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Peace and Conflict Studies Program

Calendar Customer Code: 
PEACE_AND_CONFLICT_STUDIES

Racialized State Violence and the Movement for Black Lives

In a free, public event, Damon Williams ’14 will present “Bigger Than the Cops: Racialized State Violence and the Movement for Black Lives” at 4 p.m. Thursday, April 28, in ARH Auditorium, Room 302.

After a brief presentation, Williams will join in a one-on-one conversation with Shanna Benjamin, associate professor of English. Alexandra Odom ’17 will introduce participants and set the stage for the discussion.

At 5 p.m., there will be a break for refreshments. Attendees will return at 5:15 p.m. for a workshop with Williams and Kesho Scott, associate professor of American studies and sociology.

Event sponsors include Alumni in the Classroom Program, Office of Diversity and Inclusion, Center for the Humanities, Peace and Conflict Studies, the Departments of Sociology, American Studies, and Economics, and the Rosenfield Program in Public Affairs, International Relations, and Human Rights.

Grinnell welcomes and encourages the participation of people with disabilities. You can request accommodations through Conference Operations and Events.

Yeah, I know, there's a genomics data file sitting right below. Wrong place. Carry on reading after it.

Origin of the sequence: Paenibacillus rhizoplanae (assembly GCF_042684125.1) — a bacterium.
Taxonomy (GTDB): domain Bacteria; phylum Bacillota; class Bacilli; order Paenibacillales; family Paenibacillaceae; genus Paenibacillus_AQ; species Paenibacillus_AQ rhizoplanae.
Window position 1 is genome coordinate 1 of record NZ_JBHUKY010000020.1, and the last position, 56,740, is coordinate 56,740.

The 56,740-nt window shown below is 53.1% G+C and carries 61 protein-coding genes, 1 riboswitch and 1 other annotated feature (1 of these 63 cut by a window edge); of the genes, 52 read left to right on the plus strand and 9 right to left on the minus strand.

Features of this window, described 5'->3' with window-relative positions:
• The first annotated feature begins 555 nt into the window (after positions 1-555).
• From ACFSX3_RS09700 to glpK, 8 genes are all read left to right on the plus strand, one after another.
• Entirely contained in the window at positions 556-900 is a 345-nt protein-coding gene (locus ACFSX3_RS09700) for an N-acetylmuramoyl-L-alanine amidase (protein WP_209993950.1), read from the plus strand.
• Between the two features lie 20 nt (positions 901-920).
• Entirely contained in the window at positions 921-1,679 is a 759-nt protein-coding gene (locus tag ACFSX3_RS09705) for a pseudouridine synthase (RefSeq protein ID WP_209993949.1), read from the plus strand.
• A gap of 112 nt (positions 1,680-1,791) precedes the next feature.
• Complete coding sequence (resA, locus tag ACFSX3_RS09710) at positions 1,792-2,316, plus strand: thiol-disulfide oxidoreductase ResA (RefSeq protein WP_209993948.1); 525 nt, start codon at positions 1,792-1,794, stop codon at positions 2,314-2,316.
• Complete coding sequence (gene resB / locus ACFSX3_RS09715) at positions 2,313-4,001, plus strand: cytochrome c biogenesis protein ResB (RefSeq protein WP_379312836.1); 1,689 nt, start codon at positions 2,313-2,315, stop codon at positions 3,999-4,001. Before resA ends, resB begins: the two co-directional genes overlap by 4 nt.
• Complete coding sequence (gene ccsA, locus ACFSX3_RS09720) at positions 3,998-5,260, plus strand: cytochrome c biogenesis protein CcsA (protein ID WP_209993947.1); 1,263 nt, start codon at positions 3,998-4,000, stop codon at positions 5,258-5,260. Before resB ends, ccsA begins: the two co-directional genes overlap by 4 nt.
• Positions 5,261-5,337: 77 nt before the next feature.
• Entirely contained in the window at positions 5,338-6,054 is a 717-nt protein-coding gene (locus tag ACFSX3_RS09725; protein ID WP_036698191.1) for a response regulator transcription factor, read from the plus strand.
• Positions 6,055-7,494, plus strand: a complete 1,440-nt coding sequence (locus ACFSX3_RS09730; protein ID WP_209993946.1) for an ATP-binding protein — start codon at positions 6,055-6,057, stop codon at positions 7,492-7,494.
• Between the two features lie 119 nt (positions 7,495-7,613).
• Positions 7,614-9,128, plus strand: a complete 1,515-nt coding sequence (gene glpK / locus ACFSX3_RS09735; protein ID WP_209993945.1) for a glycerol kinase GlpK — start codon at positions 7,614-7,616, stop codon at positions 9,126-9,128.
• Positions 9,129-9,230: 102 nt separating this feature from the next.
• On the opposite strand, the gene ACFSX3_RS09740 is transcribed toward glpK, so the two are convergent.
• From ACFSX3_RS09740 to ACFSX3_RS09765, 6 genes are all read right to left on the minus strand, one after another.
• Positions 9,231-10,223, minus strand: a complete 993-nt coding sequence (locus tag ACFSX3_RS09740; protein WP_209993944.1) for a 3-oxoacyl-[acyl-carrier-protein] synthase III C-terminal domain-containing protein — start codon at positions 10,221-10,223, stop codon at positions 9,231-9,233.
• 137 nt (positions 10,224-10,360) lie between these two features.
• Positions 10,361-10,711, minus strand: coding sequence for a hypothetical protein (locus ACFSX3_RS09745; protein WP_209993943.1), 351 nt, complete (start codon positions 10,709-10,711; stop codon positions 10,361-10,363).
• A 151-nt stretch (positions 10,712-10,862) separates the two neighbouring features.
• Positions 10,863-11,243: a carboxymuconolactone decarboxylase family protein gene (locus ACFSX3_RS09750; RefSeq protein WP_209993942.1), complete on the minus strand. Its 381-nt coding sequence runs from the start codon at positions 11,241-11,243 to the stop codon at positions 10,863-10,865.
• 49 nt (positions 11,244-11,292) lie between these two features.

About Damon Williams ’14

After a brief presentation, Williams will join in a one-on-one conversation with Shanna Benjamin, associate professor of English at Grinnell College. Senior Alexandra Odom will introduce participants and set the stage for the discussion.

At 5 p.m., there will be a break for refreshments. Attendees will return at 5:15 p.m. for a workshop with Williams and Kesho Scott, associate professor of American studies and sociology at Grinnell.

Williams is a community producer, organizer, radio host, hip-hop performance artist, actor, teacher and public speaker from the south side of Chicago. He has performed across the country with his sister, Kristiana Colón, as the poetic duo April Fools. He also co-hosts "AirGo Radio," a weekly show on WHPK, Chicago Community Radio.

In addition, Williams co-chairs the Chicago chapter of Black Youth Project 100, a national political organization comprised of black youth ages 18-35. He co-edits the #LetUsBreathe Collective, an artistic activist organization that serves underprivileged people and creatively disrupts the anti-black racist status quo.

Committed to addressing economic inequality, Williams also serves as the co-director of the Ujamaa Jr. Investment Club, which promotes financial literacy and investment strategies.

For the Global Good

Grinnellians are well-known for their commitment to social justice, but not everyone knows that the College has a formal program for studying individual and global conflicts. In Grinnell’s Peace and Conflict Studies (PACS) program, students combine what they learn from fields as diverse as psychology, political science, anthropology, biology, and environmental studies to better understand the major struggles of the world.